The nature of roller flight is fascinating. I don't know very much about pigeons, so I am ready to be corrected on this. But what I remember is that rollers have some genetic dooberry of the inner ear that makes them imbalance, send their heads over their backs so they cease flying and drop, somersaulting, towards the ground, before the functional fit stops and they right themselves back into normal flight. I’ve always found the sight of a rolling pigeon strangely disturbing: it looks too much, to me, as if they’ve been shot. But perhaps that’s why they are here. As if the whole point of this artificial selection was to show pigeons cheating death, day after day after day. Pigeon-breeders reinscribing a defeat over mortality: little feathered souls falling, righting, and winning. One in the eye for god.
What I didn’t know then was that part of the art of breeding roller pigeons is to ensure you produce birds that don’t roll too deep. This bird was not one of these. All the other youngsters were fine, but this one was wrong. It rolled down and hit the concrete drive, right at my feet. Hit with an audible smack like a handclap, bounced, hit the ground again, and went into a fit of agonised wingbeats, beak opening and closing, gasping for air. And then it was still. Bronze feathers drifted south across the drive. I picked it up. Its neck was broken; its head lolled. It was warm as new-baked bread. A soft, dead thing. How strange it was.
On Sunday, it happened all over again, but the pigeon was a man. It was a windy late afternoon: smoke blown right across the crowds from the marker canister in the arena suffused the Falconers Fair with the dusty, orange glamour of a desert market. Heads and hawks and stalls and dogs and smoke. And then I turned to see a man falling. I don’t know why I turned. Everyone I spoke to afterwards had done the same: even if they hadn’t been paying any attention to the skydiving display, they turned, as if the horror had picked up the whole crowd and turned its head.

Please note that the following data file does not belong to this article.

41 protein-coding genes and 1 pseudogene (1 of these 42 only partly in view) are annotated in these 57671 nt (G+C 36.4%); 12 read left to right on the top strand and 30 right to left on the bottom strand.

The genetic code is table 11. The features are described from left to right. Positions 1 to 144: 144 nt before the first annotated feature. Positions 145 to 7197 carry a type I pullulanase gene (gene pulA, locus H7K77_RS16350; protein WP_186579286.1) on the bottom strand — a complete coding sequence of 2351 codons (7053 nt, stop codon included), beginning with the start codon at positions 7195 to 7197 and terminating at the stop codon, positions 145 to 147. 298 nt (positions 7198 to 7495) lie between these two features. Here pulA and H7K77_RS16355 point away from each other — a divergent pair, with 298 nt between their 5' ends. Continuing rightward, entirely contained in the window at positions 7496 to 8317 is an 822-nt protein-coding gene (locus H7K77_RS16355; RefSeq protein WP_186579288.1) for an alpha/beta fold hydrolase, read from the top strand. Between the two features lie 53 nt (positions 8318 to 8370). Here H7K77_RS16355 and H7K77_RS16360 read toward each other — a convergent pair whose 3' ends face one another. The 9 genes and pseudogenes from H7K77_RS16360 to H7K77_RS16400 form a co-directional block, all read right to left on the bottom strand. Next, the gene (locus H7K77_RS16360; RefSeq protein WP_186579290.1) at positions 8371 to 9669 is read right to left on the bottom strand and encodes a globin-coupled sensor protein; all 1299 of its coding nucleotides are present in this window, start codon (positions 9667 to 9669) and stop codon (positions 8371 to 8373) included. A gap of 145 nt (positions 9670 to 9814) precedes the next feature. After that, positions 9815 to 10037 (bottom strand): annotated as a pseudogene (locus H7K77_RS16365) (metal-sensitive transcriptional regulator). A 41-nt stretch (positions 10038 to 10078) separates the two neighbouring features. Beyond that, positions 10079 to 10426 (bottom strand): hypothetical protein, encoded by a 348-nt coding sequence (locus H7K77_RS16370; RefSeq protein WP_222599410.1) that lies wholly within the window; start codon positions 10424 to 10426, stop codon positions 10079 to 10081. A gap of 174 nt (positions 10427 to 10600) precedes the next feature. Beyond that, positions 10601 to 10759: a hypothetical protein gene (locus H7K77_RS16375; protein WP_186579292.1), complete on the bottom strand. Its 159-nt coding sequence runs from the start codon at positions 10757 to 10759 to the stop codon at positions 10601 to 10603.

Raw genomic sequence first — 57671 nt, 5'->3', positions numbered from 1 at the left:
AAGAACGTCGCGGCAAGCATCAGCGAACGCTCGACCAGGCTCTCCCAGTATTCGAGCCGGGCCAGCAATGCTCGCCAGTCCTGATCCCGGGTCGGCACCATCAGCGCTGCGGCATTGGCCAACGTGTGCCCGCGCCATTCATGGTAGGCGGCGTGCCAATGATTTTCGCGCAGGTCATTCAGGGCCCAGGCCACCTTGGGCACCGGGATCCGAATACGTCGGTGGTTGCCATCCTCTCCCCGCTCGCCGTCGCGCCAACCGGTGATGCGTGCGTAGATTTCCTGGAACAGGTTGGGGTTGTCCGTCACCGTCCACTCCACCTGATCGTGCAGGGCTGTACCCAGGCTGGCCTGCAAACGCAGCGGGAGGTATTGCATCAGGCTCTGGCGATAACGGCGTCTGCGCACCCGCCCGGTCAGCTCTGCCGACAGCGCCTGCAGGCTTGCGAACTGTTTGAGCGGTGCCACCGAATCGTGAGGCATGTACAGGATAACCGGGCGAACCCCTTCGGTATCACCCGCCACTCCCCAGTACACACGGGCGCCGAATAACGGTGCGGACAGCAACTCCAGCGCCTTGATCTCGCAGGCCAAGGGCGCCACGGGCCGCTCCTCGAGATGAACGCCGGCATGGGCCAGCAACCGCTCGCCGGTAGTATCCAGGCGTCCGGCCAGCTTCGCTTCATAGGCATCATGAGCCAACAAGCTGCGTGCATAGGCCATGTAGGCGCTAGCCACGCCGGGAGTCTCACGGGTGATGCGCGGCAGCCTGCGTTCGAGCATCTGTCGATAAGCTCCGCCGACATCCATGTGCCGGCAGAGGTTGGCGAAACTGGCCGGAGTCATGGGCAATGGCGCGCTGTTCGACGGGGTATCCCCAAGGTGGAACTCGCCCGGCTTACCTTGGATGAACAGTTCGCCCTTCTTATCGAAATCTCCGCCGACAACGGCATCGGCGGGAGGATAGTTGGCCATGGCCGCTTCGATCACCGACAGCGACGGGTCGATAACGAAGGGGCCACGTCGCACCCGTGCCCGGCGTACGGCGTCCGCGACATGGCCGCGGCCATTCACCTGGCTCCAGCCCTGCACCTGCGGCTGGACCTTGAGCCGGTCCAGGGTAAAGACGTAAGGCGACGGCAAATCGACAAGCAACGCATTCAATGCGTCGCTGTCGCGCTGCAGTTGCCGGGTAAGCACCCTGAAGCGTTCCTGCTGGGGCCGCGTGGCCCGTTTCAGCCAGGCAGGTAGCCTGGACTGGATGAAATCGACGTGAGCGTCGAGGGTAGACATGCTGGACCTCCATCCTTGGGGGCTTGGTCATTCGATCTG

This poor man; his chute had been caught by a downdraught—the arena was at the base of a vicious lee slope—and it collapsed, just like that. And he fell, impossibly fast, towards the ground. Hit the short grass of the tiny arena with the worst sound I have ever heard. Everything went still. There was smoke, silence, and then a man, running towards the motionless man on the grass, and then suddenly everything happening; ambulances, helicopters; a scene from a misremembered war movie. It was the most ghastly thing I have ever seen. They raised curtains of parachute silk to shield the scene. They looked like beach windbreaks. A woman from St John’s ambulance team walked away, crying.
I am so, so sorry for this man, and for his team-mates, and for his family, and for the crowds. I stood there with hot tears in my eyes, and remembered the pigeon. And stood there in disbelief for a long while as the announcer on the PA started, crazily, in his clipped RP, to announce the prizes in the raffle across the silence. Auden to a T. I still can’t quite cope with the fact that the skydivers called themselves the Icarus Display Team.
Musee des Beaux Arts
About suffering they were never wrong,
The Old Masters; how well, they understood
Its human position; how it takes place
While someone else is eating or opening a window or just walking dully along;
How, when the aged are reverently, passionately waiting
For the miraculous birth, there always must be
Children who did not specially want it to happen, skating
On a pond at the edge of the wood:
They never forgot
That even the dreadful martyrdom must run its course
Anyhow in a corner, some untidy spot
Where the dogs go on with their doggy life and the torturer's horse
Scratches its innocent behind on a tree.
In Breughel's Icarus, for instance: how everything turns away
Quite leisurely from the disaster; the ploughman may
Have heard the splash, the forsaken cry,
But for him it was not an important failure; the sun shone
As it had to on the white legs disappearing into the green
Water; and the expensive delicate ship that must have seen
Something amazing, a boy falling out of the sky,
had somewhere to get to and sailed calmly on.